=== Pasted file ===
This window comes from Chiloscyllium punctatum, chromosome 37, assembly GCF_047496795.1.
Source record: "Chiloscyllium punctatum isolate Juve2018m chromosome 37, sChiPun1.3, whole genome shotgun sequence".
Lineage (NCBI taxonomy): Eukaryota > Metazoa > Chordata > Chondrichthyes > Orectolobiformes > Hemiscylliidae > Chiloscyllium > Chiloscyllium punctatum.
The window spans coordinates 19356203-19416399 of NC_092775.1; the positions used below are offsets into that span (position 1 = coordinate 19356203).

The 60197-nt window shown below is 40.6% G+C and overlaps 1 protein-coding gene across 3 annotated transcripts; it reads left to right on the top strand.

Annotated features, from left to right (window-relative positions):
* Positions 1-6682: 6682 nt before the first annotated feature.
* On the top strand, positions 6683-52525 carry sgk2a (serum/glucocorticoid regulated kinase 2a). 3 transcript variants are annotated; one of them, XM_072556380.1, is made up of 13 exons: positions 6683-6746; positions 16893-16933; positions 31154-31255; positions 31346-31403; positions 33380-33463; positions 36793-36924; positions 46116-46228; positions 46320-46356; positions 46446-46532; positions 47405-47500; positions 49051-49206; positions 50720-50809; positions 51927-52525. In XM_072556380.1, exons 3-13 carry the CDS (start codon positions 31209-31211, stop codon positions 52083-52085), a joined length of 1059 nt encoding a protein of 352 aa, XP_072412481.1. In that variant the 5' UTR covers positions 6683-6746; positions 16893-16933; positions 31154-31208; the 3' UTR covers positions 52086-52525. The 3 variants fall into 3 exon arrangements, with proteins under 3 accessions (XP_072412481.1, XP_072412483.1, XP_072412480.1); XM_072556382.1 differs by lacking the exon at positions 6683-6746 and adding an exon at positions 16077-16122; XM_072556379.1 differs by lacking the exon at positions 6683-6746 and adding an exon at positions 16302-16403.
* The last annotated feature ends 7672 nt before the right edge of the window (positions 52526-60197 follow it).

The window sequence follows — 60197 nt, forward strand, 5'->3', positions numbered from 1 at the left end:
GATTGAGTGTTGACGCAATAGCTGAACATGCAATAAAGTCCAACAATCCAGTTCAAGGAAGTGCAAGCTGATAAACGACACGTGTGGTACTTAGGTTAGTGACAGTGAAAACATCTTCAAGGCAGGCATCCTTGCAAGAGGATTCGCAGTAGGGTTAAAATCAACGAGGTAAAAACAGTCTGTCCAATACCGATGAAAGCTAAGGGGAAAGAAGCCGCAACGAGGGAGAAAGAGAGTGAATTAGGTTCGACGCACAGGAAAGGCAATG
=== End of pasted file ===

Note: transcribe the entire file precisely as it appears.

This window comes from Chiloscyllium punctatum, chromosome 37, assembly GCF_047496795.1.
Source record: "Chiloscyllium punctatum isolate Juve2018m chromosome 37, sChiPun1.3, whole genome shotgun sequence".
Lineage (NCBI taxonomy): Eukaryota > Metazoa > Chordata > Chondrichthyes > Orectolobiformes > Hemiscylliidae > Chiloscyllium > Chiloscyllium punctatum.
The window spans coordinates 19356203-19416399 of NC_092775.1; the positions used below are offsets into that span (position 1 = coordinate 19356203).

The 60197-nt window shown below is 40.6% G+C and overlaps 1 protein-coding gene across 3 annotated transcripts; it reads left to right on the top strand.

Annotated features, from left to right (window-relative positions):
* Positions 1-6682: 6682 nt before the first annotated feature.
* On the top strand, positions 6683-52525 carry sgk2a (serum/glucocorticoid regulated kinase 2a). 3 transcript variants are annotated; one of them, XM_072556380.1, is made up of 13 exons: positions 6683-6746; positions 16893-16933; positions 31154-31255; positions 31346-31403; positions 33380-33463; positions 36793-36924; positions 46116-46228; positions 46320-46356; positions 46446-46532; positions 47405-47500; positions 49051-49206; positions 50720-50809; positions 51927-52525. In XM_072556380.1, exons 3-13 carry the CDS (start codon positions 31209-31211, stop codon positions 52083-52085), a joined length of 1059 nt encoding a protein of 352 aa, XP_072412481.1. In that variant the 5' UTR covers positions 6683-6746; positions 16893-16933; positions 31154-31208; the 3' UTR covers positions 52086-52525. The 3 variants fall into 3 exon arrangements, with proteins under 3 accessions (XP_072412481.1, XP_072412483.1, XP_072412480.1); XM_072556382.1 differs by lacking the exon at positions 6683-6746 and adding an exon at positions 16077-16122; XM_072556379.1 differs by lacking the exon at positions 6683-6746 and adding an exon at positions 16302-16403.
* The last annotated feature ends 7672 nt before the right edge of the window (positions 52526-60197 follow it).

The window sequence follows — 60197 nt, forward strand, 5'->3', positions numbered from 1 at the left end:
GATTGAGTGTTGACGCAATAGCTGAACATGCAATAAAGTCCAACAATCCAGTTCAAGGAAGTGCAAGCTGATAAACGACACGTGTGGTACTTAGGTTAGTGACAGTGAAAACATCTTCAAGGCAGGCATCCTTGCAAGAGGATTCGCAGTAGGGTTAAAATCAACGAGGTAAAAACAGTCTGTCCAATACCGATGAAAGCTAAGGGGAAAGAAGCCGCAACGAGGGAGAAAGAGAGTGAATTAGGTTCGACGCACAGGAAAGGCAATG